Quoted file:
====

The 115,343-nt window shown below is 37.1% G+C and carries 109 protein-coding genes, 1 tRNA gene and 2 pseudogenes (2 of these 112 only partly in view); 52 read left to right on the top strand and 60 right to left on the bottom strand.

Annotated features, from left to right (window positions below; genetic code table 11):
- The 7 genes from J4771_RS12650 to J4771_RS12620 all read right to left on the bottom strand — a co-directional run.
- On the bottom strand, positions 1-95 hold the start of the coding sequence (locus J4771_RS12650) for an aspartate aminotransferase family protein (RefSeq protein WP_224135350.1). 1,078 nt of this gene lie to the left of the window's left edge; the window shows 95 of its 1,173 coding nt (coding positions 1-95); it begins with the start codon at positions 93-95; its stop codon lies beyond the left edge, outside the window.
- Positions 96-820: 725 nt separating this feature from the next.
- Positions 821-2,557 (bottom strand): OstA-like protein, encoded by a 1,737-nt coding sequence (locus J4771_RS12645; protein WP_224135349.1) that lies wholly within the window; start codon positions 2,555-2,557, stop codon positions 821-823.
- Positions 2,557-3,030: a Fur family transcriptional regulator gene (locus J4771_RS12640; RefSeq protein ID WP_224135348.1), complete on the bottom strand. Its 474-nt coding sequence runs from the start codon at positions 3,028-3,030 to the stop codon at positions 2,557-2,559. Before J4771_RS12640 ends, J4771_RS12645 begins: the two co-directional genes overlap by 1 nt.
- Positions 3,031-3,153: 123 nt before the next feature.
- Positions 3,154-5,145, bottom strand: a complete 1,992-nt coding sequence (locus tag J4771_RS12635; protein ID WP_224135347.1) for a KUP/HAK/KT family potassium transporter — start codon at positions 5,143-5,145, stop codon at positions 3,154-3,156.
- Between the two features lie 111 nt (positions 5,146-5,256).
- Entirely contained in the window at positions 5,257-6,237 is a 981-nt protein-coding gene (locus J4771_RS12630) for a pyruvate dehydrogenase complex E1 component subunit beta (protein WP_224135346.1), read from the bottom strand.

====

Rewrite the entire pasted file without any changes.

The 115,343-nt window shown below is 37.1% G+C and carries 109 protein-coding genes, 1 tRNA gene and 2 pseudogenes (2 of these 112 only partly in view); 52 read left to right on the top strand and 60 right to left on the bottom strand.

Annotated features, from left to right (window positions below; genetic code table 11):
- The 7 genes from J4771_RS12650 to J4771_RS12620 all read right to left on the bottom strand — a co-directional run.
- On the bottom strand, positions 1-95 hold the start of the coding sequence (locus J4771_RS12650) for an aspartate aminotransferase family protein (RefSeq protein WP_224135350.1). 1,078 nt of this gene lie to the left of the window's left edge; the window shows 95 of its 1,173 coding nt (coding positions 1-95); it begins with the start codon at positions 93-95; its stop codon lies beyond the left edge, outside the window.
- Positions 96-820: 725 nt separating this feature from the next.
- Positions 821-2,557 (bottom strand): OstA-like protein, encoded by a 1,737-nt coding sequence (locus J4771_RS12645; protein WP_224135349.1) that lies wholly within the window; start codon positions 2,555-2,557, stop codon positions 821-823.
- Positions 2,557-3,030: a Fur family transcriptional regulator gene (locus J4771_RS12640; RefSeq protein ID WP_224135348.1), complete on the bottom strand. Its 474-nt coding sequence runs from the start codon at positions 3,028-3,030 to the stop codon at positions 2,557-2,559. Before J4771_RS12640 ends, J4771_RS12645 begins: the two co-directional genes overlap by 1 nt.
- Positions 3,031-3,153: 123 nt before the next feature.
- Positions 3,154-5,145, bottom strand: a complete 1,992-nt coding sequence (locus tag J4771_RS12635; protein ID WP_224135347.1) for a KUP/HAK/KT family potassium transporter — start codon at positions 5,143-5,145, stop codon at positions 3,154-3,156.
- Between the two features lie 111 nt (positions 5,146-5,256).
- Entirely contained in the window at positions 5,257-6,237 is a 981-nt protein-coding gene (locus J4771_RS12630) for a pyruvate dehydrogenase complex E1 component subunit beta (protein WP_224135346.1), read from the bottom strand.